things correctly on the first try.

    --
    Grant


  13. Re: How to find username who has accessed my file

    Grant Edwards writes:
    > On 2007-12-25, Ashish Shukla ???? ????? wrote:
    >> On Tue, 25 Dec 2007 03:22:07 -0800, Ashish Kumar wrote:


    [...]

    > You definitely want a good understanding of C programming
    > before you start messing around with kernel code.


    It would certainly help. But for simple things, the in-kernel
    'programming situation' isn't much different from that of older 'home
    computers' or DOS PCs.

    > Kernel code isn't easy to debug.


    There is one part of the kernel which is not easy to debug
    and that is the MMU initialization code, because an error
    in there will usually result in a state where console
    output isn't possible anymore. This means assumptions about the code
    can only be tested by writing assembly code (usually) to test
    them and cause some observable effect (eg light an LED by GPIO),
    depending on what the findings were. Not exactly enjoyable, but
    certainly possible (I had the mispleasure when 'porting' the Linux
    tree 'we' use to the 'second generation appliance boards', which
    have an IXP420 processor I wanted to run in data-coherent litte-endian
    mode so that it would be compatible with our existing hardware
    and the NIC driver can use the byteswapping hardware being part of
    the core instead fo byteswapping all frames in software, which ARM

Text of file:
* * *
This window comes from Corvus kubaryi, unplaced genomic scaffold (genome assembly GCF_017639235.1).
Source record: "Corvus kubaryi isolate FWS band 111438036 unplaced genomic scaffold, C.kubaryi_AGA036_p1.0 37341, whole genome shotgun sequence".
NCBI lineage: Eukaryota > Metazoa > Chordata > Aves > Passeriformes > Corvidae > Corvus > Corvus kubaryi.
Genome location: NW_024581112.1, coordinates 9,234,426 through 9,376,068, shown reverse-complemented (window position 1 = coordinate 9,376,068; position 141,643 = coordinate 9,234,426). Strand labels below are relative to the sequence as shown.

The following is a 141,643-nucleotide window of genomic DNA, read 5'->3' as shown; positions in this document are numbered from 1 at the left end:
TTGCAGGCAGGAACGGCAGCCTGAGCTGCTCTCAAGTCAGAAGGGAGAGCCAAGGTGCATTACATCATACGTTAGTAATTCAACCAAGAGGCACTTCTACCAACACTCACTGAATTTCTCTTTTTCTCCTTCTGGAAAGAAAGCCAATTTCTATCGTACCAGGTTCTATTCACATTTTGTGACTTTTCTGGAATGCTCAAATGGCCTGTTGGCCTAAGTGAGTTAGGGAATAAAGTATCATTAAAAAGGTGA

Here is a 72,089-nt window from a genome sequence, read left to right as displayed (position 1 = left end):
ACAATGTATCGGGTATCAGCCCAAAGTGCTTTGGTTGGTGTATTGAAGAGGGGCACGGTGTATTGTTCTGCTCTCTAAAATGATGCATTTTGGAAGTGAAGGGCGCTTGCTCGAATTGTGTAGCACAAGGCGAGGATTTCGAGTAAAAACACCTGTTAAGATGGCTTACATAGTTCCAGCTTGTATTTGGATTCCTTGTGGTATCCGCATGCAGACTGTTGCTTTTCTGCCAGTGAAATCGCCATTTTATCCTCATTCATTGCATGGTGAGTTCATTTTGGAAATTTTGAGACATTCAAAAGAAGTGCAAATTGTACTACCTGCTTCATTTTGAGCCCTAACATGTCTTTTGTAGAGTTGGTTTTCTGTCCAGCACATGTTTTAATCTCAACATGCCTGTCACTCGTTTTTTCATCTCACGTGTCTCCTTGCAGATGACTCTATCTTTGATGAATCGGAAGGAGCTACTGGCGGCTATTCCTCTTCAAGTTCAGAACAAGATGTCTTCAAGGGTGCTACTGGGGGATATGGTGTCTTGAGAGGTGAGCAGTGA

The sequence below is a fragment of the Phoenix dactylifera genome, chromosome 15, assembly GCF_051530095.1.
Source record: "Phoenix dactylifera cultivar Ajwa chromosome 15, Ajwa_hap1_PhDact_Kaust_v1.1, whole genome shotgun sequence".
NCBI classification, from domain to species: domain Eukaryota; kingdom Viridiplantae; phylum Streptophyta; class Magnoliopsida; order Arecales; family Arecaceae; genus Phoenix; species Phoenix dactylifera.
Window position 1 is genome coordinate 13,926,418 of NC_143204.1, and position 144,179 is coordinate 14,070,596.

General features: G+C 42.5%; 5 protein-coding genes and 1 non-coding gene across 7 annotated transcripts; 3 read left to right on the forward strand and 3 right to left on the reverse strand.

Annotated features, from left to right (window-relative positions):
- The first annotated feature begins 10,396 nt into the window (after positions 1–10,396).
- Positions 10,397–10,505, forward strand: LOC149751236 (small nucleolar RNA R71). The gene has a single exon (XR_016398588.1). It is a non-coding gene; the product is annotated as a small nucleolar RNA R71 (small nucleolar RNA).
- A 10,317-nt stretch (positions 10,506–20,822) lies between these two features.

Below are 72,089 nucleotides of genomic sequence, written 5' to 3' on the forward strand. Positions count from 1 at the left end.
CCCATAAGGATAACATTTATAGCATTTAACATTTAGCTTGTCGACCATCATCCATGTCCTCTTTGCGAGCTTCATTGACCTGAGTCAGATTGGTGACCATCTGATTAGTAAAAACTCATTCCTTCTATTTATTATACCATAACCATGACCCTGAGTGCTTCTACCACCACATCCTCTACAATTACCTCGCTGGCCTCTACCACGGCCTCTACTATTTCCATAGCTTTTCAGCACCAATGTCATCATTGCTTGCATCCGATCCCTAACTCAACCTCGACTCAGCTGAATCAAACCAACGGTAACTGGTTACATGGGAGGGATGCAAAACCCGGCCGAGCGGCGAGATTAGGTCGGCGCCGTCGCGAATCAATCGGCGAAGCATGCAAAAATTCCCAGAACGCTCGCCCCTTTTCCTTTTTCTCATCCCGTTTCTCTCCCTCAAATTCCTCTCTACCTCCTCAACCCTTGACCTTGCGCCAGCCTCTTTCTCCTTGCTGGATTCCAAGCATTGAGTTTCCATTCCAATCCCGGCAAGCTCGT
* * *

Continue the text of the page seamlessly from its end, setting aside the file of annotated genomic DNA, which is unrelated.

Linux does not support and likely never will because doing so needs
    architecture specific MMU setup code and Such A Thing Must Not Be As
    Commanded By The King[*]).
    [*] If you per chance feel the burning desire to flame me
    because The King Must Not Be Criticized (has actually happened
    :->), rest assured that I am only polite to people
    significantly more stupid than me as long as they don't
    intentionally try get onto my nerves.

    > That means you need to be able to write things correctly on the
    > first try.


    How is one supposed to know what is correct without trying? Nobody
    ever knowingly writes buggy code (idealized assumption).



  14. Re: How to find username who has accessed my file

    On Dec 26, 1:16*am, Ashish Shukla आशीष शुक्ल
    wrote:
    > On Tue, 25 Dec 2007 03:22:07 -0800, Ashish Kumar wrote:
    >
    > [...]
    >
    > > I work on my own home pc on linux kernel (open source) ... I dont
    > > think that I am
    > > doing anything that is illegal or that can harm somebody in anyway.
    > > I am just trying to learn on my own .
    > > So, I dont think that you or anyone should have any problem with that.
    > > You might be a good techie but from your above comments you really
    > > proved that
    > > you are a very cheap human being .

    >
    > What he means, is that you're trying to progress without learning basics.
    > No one has any problems with the way you learn, but it'll be a waste of
    > your time, so try to understand how things in userspace work, what're
    > algorithms, whats libc, etc. So work on your basic concepts first.
    > Understand how things work, use your brain .
    >
    >
    >
    > >> DS

    >
    > HTH
    > --